A typical blog page. On the right are two lists that are independently cached.
An example of caching with “namespace”. This code is inside a hook launched after a blog page is saved.

Data Migration

Importing the blog data was complex because when the programmers designed the site in Drupal, they didn’t use the easily translatable “entities”, meaning that each article resided in two different “nodes” (pages). We would have liked to use the core ProcessWire import module, but it does not take multilingual fields into account yet. However, we were able to use the code as a basis for building our own import module. Indeed, one of ProcessWire’s great qualities as a CMF is that it is easy to use existing code to design your own solutions.


The current layout of the site has been reproduced exactly, as it serves the company’s needs very well. ProcessWire has simplified the work in many ways. Apart from the blog, which is very structured, the other sections of the site are more free, especially the case study section (“Our Work”). The use of page reference fields has especially helped developers. As everything is a page in ProcessWire, you can create a pseudo-relational database within the site itself. The administrator becomes more aware of the data hierarchy and has better control over the data.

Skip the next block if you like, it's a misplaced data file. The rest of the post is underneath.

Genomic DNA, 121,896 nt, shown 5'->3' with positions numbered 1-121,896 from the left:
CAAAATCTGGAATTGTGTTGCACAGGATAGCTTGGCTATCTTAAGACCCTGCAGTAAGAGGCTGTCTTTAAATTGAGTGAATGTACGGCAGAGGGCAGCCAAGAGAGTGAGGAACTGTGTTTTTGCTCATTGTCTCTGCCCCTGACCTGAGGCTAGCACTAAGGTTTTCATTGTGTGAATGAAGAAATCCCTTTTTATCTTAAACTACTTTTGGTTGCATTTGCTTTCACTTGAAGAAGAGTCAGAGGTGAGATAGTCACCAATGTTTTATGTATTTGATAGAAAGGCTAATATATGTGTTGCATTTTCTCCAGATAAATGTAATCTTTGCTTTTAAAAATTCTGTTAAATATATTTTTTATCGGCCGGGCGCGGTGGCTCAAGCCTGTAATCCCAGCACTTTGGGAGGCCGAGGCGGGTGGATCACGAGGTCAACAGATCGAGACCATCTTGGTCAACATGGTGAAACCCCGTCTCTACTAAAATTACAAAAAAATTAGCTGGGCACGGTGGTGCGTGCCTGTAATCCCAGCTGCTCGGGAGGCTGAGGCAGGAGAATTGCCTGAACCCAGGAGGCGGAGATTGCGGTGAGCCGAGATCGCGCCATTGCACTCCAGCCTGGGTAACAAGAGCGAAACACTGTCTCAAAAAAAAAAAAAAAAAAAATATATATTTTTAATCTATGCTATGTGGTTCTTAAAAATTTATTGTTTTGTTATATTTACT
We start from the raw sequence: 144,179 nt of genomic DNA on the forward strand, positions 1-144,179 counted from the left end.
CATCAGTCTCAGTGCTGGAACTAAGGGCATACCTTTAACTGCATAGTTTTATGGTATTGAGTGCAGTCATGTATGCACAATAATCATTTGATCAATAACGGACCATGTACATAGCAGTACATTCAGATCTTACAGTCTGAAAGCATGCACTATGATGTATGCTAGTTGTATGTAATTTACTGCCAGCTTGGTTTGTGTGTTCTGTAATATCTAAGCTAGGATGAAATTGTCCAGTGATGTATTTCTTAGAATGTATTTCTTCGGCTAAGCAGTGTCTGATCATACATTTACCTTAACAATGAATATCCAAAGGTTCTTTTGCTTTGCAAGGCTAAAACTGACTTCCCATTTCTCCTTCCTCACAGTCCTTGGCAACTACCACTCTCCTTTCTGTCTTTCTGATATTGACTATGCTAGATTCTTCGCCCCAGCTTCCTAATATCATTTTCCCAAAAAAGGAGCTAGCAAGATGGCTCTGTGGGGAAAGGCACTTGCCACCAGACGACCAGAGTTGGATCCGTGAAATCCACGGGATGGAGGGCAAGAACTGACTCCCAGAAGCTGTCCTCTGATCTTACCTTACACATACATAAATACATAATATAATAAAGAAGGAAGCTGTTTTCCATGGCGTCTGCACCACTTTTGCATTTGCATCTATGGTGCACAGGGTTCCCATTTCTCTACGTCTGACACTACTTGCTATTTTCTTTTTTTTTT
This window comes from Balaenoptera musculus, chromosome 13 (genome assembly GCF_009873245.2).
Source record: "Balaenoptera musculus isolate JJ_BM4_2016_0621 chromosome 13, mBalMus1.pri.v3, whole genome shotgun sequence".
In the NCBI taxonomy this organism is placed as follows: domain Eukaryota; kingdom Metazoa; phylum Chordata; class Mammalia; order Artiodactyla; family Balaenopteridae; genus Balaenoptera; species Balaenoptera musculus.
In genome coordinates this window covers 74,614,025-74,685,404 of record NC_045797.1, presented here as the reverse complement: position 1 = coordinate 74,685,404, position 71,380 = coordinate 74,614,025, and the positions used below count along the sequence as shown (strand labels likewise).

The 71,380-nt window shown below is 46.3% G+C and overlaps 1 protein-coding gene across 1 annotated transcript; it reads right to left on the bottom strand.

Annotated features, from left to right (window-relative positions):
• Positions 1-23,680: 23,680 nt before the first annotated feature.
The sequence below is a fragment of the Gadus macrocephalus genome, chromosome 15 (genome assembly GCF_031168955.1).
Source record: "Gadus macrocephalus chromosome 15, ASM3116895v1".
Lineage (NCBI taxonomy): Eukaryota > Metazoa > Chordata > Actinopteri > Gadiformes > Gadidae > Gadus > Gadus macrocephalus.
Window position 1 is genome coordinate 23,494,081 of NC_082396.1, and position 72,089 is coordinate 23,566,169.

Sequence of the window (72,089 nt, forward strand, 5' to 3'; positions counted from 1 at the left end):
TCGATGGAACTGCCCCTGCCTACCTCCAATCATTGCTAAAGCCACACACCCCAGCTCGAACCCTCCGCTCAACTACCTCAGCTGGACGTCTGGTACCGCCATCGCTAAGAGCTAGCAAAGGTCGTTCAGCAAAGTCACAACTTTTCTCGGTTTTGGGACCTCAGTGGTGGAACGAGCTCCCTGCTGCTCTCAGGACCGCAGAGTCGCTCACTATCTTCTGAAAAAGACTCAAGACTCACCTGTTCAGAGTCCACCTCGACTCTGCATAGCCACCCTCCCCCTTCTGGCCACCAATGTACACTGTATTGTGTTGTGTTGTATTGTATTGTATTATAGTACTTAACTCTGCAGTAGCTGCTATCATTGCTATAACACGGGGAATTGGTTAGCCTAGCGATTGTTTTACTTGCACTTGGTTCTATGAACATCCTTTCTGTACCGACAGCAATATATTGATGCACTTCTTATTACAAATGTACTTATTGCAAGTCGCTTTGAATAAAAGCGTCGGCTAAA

« Our Work » page.

Programming Architecture

The separation between controllers and Twig visualization files facilitates the management of the multiple components of the site. We haven’t really explored the “regions” of ProcessWire, because we prefer not to mix these aspects of programming. This greatly eases the arrival in our department of programmers used to an MVC structure, because it gives them a better understanding of what does what.